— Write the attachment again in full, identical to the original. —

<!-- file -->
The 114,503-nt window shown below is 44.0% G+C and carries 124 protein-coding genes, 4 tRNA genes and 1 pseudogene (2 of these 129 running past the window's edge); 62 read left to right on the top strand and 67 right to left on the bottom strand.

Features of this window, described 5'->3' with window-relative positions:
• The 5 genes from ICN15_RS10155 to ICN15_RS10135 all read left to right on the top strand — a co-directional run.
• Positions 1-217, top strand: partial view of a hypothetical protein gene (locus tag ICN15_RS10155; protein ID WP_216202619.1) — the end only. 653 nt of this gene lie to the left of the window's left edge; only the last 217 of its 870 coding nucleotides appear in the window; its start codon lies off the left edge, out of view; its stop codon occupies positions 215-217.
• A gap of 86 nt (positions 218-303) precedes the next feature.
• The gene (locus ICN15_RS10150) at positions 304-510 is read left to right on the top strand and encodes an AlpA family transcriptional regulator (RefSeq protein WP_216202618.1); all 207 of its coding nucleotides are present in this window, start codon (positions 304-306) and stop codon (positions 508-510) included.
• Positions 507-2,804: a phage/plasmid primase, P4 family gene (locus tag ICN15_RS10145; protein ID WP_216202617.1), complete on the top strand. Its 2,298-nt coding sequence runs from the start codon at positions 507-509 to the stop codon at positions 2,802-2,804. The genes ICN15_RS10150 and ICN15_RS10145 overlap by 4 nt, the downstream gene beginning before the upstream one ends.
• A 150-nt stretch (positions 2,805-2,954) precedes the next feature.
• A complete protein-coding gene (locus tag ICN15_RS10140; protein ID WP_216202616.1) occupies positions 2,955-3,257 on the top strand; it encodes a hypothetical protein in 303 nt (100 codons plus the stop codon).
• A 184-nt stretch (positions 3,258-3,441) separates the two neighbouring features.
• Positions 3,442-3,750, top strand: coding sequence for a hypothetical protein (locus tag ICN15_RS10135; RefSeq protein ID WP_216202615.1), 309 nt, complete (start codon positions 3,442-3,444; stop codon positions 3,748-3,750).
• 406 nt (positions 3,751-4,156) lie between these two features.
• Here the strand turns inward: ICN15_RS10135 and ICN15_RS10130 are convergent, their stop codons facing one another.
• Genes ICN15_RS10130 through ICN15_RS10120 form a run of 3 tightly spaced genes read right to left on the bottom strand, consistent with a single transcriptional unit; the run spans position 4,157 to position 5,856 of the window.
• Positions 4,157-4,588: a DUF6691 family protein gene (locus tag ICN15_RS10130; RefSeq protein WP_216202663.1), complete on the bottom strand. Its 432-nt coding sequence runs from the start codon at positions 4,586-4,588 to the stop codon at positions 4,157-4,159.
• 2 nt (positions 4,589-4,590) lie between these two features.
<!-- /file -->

The 114,503-nt window shown below is 44.0% G+C and carries 124 protein-coding genes, 4 tRNA genes and 1 pseudogene (2 of these 129 running past the window's edge); 62 read left to right on the top strand and 67 right to left on the bottom strand.

Features of this window, described 5'->3' with window-relative positions:
• The 5 genes from ICN15_RS10155 to ICN15_RS10135 all read left to right on the top strand — a co-directional run.
• Positions 1-217, top strand: partial view of a hypothetical protein gene (locus tag ICN15_RS10155; protein ID WP_216202619.1) — the end only. 653 nt of this gene lie to the left of the window's left edge; only the last 217 of its 870 coding nucleotides appear in the window; its start codon lies off the left edge, out of view; its stop codon occupies positions 215-217.
• A gap of 86 nt (positions 218-303) precedes the next feature.
• The gene (locus ICN15_RS10150) at positions 304-510 is read left to right on the top strand and encodes an AlpA family transcriptional regulator (RefSeq protein WP_216202618.1); all 207 of its coding nucleotides are present in this window, start codon (positions 304-306) and stop codon (positions 508-510) included.
• Positions 507-2,804: a phage/plasmid primase, P4 family gene (locus tag ICN15_RS10145; protein ID WP_216202617.1), complete on the top strand. Its 2,298-nt coding sequence runs from the start codon at positions 507-509 to the stop codon at positions 2,802-2,804. The genes ICN15_RS10150 and ICN15_RS10145 overlap by 4 nt, the downstream gene beginning before the upstream one ends.
• A 150-nt stretch (positions 2,805-2,954) precedes the next feature.
• A complete protein-coding gene (locus tag ICN15_RS10140; protein ID WP_216202616.1) occupies positions 2,955-3,257 on the top strand; it encodes a hypothetical protein in 303 nt (100 codons plus the stop codon).
• A 184-nt stretch (positions 3,258-3,441) separates the two neighbouring features.
• Positions 3,442-3,750, top strand: coding sequence for a hypothetical protein (locus tag ICN15_RS10135; RefSeq protein ID WP_216202615.1), 309 nt, complete (start codon positions 3,442-3,444; stop codon positions 3,748-3,750).
• 406 nt (positions 3,751-4,156) lie between these two features.
• Here the strand turns inward: ICN15_RS10135 and ICN15_RS10130 are convergent, their stop codons facing one another.
• Genes ICN15_RS10130 through ICN15_RS10120 form a run of 3 tightly spaced genes read right to left on the bottom strand, consistent with a single transcriptional unit; the run spans position 4,157 to position 5,856 of the window.
• Positions 4,157-4,588: a DUF6691 family protein gene (locus tag ICN15_RS10130; RefSeq protein WP_216202663.1), complete on the bottom strand. Its 432-nt coding sequence runs from the start codon at positions 4,586-4,588 to the stop codon at positions 4,157-4,159.
• 2 nt (positions 4,589-4,590) lie between these two features.